The second query by the user is, “show the first photo”. Notice, the user did not mention the bot’s name, nor did they ask for a service namespace. The user simply made a new query against the current subject. In this case, the subject is the search results returned from the prior query. The bot holds these search results within a session for the current namespace context.
Note, different users can have different sessions and contexts active at the same time. It’s up to the bot to handle these sessions accordingly.
By remembering the topic of a conversation, the chatbot can provide quicker and easier access to complete tasks. Without having to re-mention the original topic in subsequent queries, the user can get the bot to execute related services on the current subject.
Conversational context is managed by using a state machine, in the form of session variables. Within each request service, we store the result of a query in a session variable. Subsequent requests can check the session contents to identify context of a search result or other data. Additional session variables may be used, such as an integer, which could correspond to a particular step in a sequence of requests. In this manner, a chatbot could guide a user through a series of questions, incrementing the state variable each time, and collecting necessary parameters to form the back-end query.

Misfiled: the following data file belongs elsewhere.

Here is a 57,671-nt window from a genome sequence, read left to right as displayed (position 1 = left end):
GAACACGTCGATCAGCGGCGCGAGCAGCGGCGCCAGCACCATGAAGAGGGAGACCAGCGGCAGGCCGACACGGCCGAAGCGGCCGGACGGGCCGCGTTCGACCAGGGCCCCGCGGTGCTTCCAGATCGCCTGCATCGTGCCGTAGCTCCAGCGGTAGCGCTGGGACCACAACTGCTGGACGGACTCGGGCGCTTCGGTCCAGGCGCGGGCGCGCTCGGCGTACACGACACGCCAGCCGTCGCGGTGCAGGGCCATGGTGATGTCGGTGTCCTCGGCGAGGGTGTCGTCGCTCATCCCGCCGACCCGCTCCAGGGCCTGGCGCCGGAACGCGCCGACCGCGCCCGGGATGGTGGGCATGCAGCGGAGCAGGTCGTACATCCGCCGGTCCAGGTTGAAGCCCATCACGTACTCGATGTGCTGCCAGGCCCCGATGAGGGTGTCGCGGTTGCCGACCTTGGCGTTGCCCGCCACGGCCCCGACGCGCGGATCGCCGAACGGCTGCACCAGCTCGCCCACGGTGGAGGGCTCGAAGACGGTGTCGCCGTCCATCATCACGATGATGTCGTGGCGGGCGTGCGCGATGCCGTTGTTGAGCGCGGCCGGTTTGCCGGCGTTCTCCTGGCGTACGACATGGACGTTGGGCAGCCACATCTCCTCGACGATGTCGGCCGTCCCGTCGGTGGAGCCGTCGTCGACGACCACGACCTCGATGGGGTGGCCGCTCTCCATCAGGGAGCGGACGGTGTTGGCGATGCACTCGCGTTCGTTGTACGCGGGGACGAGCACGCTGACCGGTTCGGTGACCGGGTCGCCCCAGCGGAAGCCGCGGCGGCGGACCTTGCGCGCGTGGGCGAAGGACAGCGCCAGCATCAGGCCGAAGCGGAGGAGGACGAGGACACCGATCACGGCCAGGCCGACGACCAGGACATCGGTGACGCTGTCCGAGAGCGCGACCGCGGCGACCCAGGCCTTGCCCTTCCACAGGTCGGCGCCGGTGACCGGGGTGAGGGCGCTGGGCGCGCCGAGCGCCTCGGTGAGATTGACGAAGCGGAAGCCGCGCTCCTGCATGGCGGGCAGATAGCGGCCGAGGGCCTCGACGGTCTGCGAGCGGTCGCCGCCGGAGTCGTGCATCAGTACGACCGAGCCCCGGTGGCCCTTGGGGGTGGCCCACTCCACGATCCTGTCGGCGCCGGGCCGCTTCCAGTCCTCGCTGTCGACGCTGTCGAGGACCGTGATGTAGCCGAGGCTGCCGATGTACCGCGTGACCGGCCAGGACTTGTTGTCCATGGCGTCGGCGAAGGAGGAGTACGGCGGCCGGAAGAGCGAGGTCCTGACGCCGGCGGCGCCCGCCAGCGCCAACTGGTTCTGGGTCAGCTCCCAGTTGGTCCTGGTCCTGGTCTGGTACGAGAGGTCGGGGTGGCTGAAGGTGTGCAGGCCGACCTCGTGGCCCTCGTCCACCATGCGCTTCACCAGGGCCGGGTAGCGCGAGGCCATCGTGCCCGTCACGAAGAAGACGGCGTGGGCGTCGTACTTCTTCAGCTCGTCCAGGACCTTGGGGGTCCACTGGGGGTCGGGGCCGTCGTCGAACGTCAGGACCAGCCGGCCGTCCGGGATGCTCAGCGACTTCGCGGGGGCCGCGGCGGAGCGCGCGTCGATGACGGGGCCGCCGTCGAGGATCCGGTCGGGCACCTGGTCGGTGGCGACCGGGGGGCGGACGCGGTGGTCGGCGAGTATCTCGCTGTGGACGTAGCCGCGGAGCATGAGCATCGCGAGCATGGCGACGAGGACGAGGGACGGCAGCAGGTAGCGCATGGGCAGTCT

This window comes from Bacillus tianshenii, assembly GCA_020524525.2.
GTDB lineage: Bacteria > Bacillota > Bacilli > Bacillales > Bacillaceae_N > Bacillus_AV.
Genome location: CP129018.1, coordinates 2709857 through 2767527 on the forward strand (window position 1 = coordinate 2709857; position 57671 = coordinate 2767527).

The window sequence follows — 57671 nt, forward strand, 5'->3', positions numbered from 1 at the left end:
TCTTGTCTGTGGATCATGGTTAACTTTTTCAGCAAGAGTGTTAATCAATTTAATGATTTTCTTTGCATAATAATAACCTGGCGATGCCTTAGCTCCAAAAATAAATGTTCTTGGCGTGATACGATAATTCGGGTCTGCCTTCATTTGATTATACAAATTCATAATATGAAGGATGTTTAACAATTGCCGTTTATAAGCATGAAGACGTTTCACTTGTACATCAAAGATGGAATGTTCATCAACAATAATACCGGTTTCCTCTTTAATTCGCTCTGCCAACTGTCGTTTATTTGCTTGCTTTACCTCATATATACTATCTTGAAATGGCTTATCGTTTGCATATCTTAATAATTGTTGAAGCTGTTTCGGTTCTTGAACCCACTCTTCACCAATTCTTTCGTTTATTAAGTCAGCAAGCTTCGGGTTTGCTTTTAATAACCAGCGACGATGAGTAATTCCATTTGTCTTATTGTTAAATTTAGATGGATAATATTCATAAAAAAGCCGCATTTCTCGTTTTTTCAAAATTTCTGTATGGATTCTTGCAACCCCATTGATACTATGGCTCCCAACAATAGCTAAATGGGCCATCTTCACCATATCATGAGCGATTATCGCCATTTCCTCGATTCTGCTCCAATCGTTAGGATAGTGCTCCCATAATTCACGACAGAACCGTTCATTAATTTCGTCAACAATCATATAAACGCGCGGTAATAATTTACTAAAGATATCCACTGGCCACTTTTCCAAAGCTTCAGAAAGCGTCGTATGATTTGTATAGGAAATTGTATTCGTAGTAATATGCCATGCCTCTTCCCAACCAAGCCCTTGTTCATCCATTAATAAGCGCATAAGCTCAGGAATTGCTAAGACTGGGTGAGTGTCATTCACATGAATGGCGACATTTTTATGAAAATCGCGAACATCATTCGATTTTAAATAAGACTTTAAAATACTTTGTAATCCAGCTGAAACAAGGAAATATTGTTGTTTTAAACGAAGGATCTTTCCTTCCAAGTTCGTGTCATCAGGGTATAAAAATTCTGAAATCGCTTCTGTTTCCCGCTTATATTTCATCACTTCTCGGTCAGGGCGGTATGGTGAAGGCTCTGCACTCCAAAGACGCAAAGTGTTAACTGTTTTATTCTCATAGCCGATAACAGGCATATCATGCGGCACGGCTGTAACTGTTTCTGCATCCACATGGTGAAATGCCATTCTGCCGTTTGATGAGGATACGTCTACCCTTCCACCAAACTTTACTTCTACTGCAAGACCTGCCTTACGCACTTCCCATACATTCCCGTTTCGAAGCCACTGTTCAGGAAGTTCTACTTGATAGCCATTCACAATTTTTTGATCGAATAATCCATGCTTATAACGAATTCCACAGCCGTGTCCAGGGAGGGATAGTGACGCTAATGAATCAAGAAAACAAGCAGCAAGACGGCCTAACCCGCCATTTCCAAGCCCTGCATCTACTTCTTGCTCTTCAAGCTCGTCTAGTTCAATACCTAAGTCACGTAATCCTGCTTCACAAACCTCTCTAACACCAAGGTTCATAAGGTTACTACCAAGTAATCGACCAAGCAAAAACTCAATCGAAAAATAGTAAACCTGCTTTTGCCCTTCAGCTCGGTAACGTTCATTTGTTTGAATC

Here’s an example from the funny.js chatbot skill. This skill tells a “knock knock” joke to the user, and manages state via a control variable. As the conversation progresses, the state is incremented and the chatbot responds with the next line.
Notice in the original example, after the second user query, the chatbot responds with a photo. Conveniently, the image gets embedded within the Slack channel. This photo is actually the first search result within the array of results, requested by the user in the first query. The user could also ask for the second, third, etc photo, in which case the bot will return the specified index from the array in the current session.